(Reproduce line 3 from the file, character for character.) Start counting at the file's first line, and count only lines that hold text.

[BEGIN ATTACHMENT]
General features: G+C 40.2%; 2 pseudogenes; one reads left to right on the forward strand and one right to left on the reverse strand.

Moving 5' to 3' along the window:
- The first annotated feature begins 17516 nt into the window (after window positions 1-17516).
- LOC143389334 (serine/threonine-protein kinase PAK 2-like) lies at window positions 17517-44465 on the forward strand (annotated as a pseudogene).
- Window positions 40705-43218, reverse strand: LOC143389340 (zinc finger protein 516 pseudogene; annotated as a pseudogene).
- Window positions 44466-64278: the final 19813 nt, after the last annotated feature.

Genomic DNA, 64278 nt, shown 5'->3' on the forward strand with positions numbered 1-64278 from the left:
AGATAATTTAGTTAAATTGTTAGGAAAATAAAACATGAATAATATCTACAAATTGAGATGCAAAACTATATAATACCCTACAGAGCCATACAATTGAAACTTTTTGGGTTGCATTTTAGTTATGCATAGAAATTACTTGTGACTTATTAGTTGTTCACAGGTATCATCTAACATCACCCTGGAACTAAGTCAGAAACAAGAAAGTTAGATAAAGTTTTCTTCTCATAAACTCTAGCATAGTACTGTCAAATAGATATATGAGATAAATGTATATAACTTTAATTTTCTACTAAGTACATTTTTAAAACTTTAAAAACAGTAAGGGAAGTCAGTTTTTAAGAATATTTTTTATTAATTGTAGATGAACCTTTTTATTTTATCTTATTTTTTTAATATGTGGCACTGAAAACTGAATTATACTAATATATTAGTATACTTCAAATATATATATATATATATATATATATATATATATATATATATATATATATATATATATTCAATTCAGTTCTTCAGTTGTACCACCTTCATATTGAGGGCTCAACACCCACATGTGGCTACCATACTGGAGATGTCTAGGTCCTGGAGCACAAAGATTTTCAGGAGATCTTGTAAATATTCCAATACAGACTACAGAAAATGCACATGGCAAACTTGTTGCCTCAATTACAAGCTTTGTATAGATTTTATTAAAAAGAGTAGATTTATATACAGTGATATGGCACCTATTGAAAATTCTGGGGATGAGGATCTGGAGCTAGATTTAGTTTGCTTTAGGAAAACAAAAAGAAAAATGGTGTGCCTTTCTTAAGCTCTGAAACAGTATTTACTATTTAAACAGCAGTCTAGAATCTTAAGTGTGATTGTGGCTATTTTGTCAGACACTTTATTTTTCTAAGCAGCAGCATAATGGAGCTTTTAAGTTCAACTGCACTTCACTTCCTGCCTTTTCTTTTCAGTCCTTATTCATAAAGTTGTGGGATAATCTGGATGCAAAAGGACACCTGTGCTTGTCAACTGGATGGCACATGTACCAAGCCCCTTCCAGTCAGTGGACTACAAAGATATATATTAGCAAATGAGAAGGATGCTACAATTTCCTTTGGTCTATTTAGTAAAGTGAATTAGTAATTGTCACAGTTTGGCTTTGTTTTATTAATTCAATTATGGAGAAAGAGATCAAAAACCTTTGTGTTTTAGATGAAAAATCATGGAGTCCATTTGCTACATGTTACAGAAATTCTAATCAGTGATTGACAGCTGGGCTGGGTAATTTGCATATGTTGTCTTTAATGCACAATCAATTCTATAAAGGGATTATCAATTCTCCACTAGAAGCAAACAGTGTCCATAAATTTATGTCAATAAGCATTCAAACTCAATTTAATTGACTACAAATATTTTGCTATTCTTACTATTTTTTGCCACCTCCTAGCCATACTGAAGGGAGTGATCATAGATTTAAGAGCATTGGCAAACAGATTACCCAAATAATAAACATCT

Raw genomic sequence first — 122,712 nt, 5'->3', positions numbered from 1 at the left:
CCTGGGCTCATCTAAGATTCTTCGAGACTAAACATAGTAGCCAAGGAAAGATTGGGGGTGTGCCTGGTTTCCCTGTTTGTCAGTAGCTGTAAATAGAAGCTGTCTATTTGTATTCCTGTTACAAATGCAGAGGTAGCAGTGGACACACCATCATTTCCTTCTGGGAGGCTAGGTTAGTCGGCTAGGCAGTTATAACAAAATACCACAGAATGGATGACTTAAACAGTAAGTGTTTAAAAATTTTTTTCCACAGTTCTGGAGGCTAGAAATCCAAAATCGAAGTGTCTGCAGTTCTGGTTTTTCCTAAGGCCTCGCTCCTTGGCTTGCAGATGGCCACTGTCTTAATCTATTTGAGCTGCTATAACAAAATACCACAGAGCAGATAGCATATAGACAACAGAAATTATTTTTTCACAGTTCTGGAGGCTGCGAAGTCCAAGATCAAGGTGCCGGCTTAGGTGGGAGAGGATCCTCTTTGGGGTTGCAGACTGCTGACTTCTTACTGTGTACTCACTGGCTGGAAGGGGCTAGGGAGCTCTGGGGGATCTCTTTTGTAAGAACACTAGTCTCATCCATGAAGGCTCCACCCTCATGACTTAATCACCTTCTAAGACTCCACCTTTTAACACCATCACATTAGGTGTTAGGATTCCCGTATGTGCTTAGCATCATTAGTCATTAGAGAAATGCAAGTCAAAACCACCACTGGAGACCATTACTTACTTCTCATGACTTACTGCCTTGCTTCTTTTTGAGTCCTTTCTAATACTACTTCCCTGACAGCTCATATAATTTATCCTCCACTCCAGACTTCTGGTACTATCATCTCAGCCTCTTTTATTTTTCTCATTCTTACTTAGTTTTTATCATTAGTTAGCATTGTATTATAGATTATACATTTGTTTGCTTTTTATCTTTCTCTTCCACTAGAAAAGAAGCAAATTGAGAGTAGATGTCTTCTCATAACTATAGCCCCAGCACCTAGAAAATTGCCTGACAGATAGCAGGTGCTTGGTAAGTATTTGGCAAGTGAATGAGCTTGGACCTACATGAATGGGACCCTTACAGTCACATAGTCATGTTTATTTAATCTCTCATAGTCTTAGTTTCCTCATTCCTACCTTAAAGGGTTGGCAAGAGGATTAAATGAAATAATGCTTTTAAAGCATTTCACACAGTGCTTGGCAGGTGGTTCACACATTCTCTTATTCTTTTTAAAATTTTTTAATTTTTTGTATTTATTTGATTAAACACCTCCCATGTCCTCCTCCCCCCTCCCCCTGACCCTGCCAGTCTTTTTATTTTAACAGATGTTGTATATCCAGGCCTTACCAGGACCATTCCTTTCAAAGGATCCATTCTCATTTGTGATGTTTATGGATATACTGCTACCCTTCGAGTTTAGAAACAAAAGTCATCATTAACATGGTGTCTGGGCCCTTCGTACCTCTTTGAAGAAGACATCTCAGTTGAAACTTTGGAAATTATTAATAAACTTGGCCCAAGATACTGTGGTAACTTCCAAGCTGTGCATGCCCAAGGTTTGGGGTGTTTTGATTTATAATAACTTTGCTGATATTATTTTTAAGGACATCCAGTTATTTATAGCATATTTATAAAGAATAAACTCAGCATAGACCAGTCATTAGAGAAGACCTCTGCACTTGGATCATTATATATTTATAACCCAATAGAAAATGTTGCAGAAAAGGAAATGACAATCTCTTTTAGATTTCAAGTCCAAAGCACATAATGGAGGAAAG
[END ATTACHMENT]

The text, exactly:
- The first annotated feature begins 17516 nt into the window (after window positions 1-17516).